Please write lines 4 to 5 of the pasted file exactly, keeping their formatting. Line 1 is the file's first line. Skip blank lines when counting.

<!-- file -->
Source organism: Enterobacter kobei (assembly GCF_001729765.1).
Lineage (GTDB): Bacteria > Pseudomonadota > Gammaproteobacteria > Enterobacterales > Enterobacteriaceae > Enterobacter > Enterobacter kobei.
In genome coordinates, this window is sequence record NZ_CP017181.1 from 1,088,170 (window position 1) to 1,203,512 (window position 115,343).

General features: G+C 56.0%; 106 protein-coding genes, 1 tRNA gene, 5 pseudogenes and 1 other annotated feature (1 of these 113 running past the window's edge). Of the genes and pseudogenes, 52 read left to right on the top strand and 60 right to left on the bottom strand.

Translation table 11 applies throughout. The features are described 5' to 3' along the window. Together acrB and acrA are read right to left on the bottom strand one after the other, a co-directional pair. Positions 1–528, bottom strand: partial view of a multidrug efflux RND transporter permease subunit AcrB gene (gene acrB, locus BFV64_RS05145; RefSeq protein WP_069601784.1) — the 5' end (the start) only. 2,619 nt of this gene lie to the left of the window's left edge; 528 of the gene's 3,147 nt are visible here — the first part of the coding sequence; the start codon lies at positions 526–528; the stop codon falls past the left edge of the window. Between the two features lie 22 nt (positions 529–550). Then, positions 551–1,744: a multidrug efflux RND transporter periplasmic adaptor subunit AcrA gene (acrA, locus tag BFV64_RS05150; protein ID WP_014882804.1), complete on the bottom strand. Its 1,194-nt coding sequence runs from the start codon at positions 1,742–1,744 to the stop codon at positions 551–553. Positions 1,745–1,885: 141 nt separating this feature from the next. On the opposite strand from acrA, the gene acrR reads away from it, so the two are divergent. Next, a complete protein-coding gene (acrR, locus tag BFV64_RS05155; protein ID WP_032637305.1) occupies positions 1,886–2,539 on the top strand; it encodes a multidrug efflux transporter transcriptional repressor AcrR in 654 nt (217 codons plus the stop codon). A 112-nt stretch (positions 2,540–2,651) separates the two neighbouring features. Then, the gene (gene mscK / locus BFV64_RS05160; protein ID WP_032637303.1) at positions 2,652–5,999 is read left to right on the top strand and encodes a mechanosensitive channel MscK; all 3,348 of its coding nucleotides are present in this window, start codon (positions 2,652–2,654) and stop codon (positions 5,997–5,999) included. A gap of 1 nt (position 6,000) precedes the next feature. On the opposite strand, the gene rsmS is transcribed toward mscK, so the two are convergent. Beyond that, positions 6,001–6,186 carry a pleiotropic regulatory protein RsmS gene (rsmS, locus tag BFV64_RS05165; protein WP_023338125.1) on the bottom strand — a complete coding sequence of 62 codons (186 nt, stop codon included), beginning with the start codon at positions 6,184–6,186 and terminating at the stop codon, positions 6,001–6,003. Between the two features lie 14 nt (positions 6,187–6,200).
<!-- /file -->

General features: G+C 56.0%; 106 protein-coding genes, 1 tRNA gene, 5 pseudogenes and 1 other annotated feature (1 of these 113 running past the window's edge). Of the genes and pseudogenes, 52 read left to right on the top strand and 60 right to left on the bottom strand.

Translation table 11 applies throughout. The features are described 5' to 3' along the window. Together acrB and acrA are read right to left on the bottom strand one after the other, a co-directional pair. Positions 1–528, bottom strand: partial view of a multidrug efflux RND transporter permease subunit AcrB gene (gene acrB, locus BFV64_RS05145; RefSeq protein WP_069601784.1) — the 5' end (the start) only. 2,619 nt of this gene lie to the left of the window's left edge; 528 of the gene's 3,147 nt are visible here — the first part of the coding sequence; the start codon lies at positions 526–528; the stop codon falls past the left edge of the window. Between the two features lie 22 nt (positions 529–550). Then, positions 551–1,744: a multidrug efflux RND transporter periplasmic adaptor subunit AcrA gene (acrA, locus tag BFV64_RS05150; protein ID WP_014882804.1), complete on the bottom strand. Its 1,194-nt coding sequence runs from the start codon at positions 1,742–1,744 to the stop codon at positions 551–553. Positions 1,745–1,885: 141 nt separating this feature from the next. On the opposite strand from acrA, the gene acrR reads away from it, so the two are divergent. Next, a complete protein-coding gene (acrR, locus tag BFV64_RS05155; protein ID WP_032637305.1) occupies positions 1,886–2,539 on the top strand; it encodes a multidrug efflux transporter transcriptional repressor AcrR in 654 nt (217 codons plus the stop codon). A 112-nt stretch (positions 2,540–2,651) separates the two neighbouring features. Then, the gene (gene mscK / locus BFV64_RS05160; protein ID WP_032637303.1) at positions 2,652–5,999 is read left to right on the top strand and encodes a mechanosensitive channel MscK; all 3,348 of its coding nucleotides are present in this window, start codon (positions 2,652–2,654) and stop codon (positions 5,997–5,999) included. A gap of 1 nt (position 6,000) precedes the next feature. On the opposite strand, the gene rsmS is transcribed toward mscK, so the two are convergent. Beyond that, positions 6,001–6,186 carry a pleiotropic regulatory protein RsmS gene (rsmS, locus tag BFV64_RS05165; protein WP_023338125.1) on the bottom strand — a complete coding sequence of 62 codons (186 nt, stop codon included), beginning with the start codon at positions 6,184–6,186 and terminating at the stop codon, positions 6,001–6,003. Between the two features lie 14 nt (positions 6,187–6,200).